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MAS isn’t dead.

04 Jan

It is alarming to me that machismo propaganda is informing a large majority of the Mexican American studies (MAS) community nationally and internationally. It is even more alarming to me that the focus of this propaganda is no longer the students, but the men in charge. It is becoming a cult-like obsession, a broken record.

“Fire Pedicone.

MAS is DEAD.

Grijalva is now the enemy.

Racism.

Racism.

Racism.”

What about mujeres? What about youth? What about us?

It wasn’t too long ago that this propaganda was somewhat beneficial to some. It articulated the teachers struggle. It documented the racism at Tucson Unified School District. The man behind the camera asked all the right questions. But now… now for some reason his ego has led him to assume he has the mind, the power, and the influence to call the political shots. Apparently our education has become so politicized we don’t talk about the very essence of what MAS is: education.

When and why did the community stop discussing having our own classrooms independent from TUSD and institutions? When did the community decide that MAS is dead and will not return until certain political moves are made? When did politics begin to matter more than the students, alumni, and teachers?

I want some answers!

The goal of MAS is to learn who you are, what you want to be, and how you’ve been shaped by the histories around you, histories of your own and histories of others. The goal of MAS was to create a broader space where students of any color could enjoy the contributions of oppressed communities without criticism, MAS has always been used to identify injustice, but never was a space to hate on the hater. MAS is about creating love, forgiveness, and a realm of acceptance.

The goal of MAS has been lost among the politics and the men who so profoundly believe that have the wisdom to guide its direction. It is obvious that the community “leaders” have lost control of what it has founded, and instead is being spoken for instead of reporting on. There is a blanketing tone that is used, as if all the opinions being shared are a representative of how the community feels.

I am part of the community and I don’t feel this way.

I am an alumnus of MAS. I am a student. I am a Xikana.

I want to stop talking about Pedicone and talk about historical mujeres who’ve contributed to a living MAS.

I want our humanity to matter more than politics.

Most of all, I want it to be heard around the world that MAS isn’t in a grave just because a few men aren’t in charge. Classrooms aren’t supposed to be a platform for power, and I am sure I am not the only one feeling like that’s what MAS has become.

What I want is no longer being documented.

“____ ____ needs to be reinstated.

TUSD is racist.

The new board members are puppets.

Deconcini Law Firm is controlling the district.

MAS is dead.”

These narratives are not humble. They are loud. They are inciting feelings of defeat. Most of all, they are attitudes being distorted as the truth. When national news media is looking at Tucson, I don’t want the country to think that the fight for educational equity has been lost in a power struggle because a blog got publicity going in the wrong direction. I want them to know that we have not given up hope. That the women are demanding their place in this movement be recognized. That the students are building for the next generations. That our struggle is a continuous battle. That political machines have not defeated us.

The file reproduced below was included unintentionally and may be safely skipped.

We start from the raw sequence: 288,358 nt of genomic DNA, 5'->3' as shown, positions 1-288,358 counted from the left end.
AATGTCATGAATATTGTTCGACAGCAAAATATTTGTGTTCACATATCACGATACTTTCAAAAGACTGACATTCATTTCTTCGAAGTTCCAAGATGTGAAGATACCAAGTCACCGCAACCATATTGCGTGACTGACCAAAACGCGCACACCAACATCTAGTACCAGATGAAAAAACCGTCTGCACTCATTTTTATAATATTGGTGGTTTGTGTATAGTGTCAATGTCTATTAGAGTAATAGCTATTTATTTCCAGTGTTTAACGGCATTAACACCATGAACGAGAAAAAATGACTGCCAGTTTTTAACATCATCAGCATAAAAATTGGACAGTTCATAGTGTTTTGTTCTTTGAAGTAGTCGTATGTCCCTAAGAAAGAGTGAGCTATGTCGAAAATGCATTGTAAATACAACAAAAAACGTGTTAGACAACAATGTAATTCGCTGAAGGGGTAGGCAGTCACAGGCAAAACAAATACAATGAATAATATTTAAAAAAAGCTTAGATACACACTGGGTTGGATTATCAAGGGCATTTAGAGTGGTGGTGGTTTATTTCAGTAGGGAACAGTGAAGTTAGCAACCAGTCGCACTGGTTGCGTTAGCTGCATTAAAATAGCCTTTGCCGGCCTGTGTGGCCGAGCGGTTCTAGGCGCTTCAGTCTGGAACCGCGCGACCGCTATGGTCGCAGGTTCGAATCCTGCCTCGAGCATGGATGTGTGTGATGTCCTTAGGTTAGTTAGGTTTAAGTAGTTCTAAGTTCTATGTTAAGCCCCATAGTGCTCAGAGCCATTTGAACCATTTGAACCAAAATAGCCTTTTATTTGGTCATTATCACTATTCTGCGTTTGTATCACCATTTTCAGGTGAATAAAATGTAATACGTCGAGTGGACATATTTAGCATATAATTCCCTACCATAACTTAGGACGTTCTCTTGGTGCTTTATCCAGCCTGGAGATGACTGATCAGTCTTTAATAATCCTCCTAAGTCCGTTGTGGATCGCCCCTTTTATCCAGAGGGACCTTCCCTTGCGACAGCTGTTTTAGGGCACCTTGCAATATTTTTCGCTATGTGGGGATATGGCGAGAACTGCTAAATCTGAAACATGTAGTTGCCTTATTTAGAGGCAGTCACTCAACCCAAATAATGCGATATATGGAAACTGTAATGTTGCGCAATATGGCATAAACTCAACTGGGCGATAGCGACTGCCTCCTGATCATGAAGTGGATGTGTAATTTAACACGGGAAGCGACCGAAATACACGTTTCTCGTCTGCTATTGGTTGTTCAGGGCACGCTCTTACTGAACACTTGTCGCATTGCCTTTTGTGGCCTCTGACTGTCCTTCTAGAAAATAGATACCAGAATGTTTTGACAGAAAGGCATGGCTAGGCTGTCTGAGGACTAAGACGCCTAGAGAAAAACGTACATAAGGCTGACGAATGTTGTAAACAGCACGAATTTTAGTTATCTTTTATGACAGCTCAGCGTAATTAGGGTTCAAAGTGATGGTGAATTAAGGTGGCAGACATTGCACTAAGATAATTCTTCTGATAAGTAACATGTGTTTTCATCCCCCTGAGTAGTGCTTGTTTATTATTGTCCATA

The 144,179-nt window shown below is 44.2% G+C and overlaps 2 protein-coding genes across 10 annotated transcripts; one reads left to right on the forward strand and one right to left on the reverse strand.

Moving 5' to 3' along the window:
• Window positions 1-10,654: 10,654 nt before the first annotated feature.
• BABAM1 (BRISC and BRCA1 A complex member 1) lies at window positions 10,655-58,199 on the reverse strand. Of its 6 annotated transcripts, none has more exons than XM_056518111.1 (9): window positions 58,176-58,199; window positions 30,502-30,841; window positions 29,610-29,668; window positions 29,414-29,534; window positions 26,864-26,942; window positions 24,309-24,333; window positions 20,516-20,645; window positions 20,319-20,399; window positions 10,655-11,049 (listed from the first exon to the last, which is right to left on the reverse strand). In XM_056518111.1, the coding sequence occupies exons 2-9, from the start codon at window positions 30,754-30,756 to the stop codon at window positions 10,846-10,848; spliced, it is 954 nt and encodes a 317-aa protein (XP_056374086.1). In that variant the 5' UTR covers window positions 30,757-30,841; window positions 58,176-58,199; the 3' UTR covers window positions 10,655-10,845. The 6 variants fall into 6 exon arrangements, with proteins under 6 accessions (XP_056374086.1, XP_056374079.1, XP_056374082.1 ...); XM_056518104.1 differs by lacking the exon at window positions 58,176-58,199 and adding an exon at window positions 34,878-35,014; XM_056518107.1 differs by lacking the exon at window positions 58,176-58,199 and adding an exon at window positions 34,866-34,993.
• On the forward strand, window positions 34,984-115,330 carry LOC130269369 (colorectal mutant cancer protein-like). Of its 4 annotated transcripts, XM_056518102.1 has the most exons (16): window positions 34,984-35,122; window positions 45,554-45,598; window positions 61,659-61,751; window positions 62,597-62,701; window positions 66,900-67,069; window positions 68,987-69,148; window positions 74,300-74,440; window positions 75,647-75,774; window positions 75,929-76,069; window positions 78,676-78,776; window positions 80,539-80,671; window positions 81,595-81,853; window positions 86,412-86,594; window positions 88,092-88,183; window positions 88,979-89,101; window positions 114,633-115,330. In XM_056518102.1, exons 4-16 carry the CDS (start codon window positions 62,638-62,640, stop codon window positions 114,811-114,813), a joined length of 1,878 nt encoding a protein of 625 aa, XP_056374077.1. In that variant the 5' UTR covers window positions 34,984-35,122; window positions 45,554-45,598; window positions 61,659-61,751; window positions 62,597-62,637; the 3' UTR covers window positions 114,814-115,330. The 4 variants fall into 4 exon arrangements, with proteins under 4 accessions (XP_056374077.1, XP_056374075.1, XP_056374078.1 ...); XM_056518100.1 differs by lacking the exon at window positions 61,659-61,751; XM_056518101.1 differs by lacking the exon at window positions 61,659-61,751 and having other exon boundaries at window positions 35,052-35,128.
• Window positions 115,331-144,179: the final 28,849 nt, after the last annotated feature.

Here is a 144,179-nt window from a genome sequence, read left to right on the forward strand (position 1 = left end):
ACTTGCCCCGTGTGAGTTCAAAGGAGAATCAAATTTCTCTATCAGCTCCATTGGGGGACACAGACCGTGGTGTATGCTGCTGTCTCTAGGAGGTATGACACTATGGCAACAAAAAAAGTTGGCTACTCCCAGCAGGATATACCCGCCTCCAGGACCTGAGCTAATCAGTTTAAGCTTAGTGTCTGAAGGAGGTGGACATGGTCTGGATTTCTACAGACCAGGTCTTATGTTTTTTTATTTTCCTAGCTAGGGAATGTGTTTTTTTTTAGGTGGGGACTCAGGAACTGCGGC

I am hurt by the position of one. I am angered that my voice is being lost.  I refuse to allow one person, one male, to talk for me. I can obviously talk for myself.

We will no longer stand in the margin of a margin.

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3 Comments

Posted by on January 4, 2013 in Tucson movement

 

Tags: , , , , , ,

3 responses to “MAS isn’t dead.

  1. Matt

    January 5, 2013 at 5:50 pm

    I love the article and agree, but I hope that soon you choose to reveal who the authors of the blog posts are. A voice should come with an identity. That’s what this entire thing is about. Writing is risk.

     
  2. Frank Escobar

    January 8, 2013 at 5:50 am

    I have to admit – I, along with a few other people dropped back and way when the infighting became focused on who was gonna transport the tables and how come some people got better places to get signatures than others, during what was supposed to be a recall campaign. From there, the efforts and energies went toward internal pissing contests – and that’s where it is today.
    I agree with you 100%.
    And I humbly apologize for lacking the fortitude to have brought it back and keeping it on track.
    Thank you for your strength and balance.

     
  3. Gregório

    January 23, 2013 at 2:50 pm

    This post points out the obvious but I gotta say that I myself lost sight this and needed this post as a reminder. It’s so easy to get caught up in the political infighting and forget what MAS is all about.

    I remember when I first started getting more involved in 2012, I was interested and excited to learn all about En Lak Ech, and Panche Be etc. to learn about the history of my home here in Tlamanalco and gain a perspective that was never taught to me. Instead however I was mostly bombarded with anti TUSD slogans, with pointing fingers, and power plays over which subgroup would be most influential.

    A return to core principles and to a discussion about the values and beliefs we want to live by would be a welcomed change. Like this post mentions, I think we’ve lost sight that this is about learning, gaining knowledge, and growing, Not about stirring the pot of hate for personal attention, to foment angry protest, or to create divisions within the community.

     

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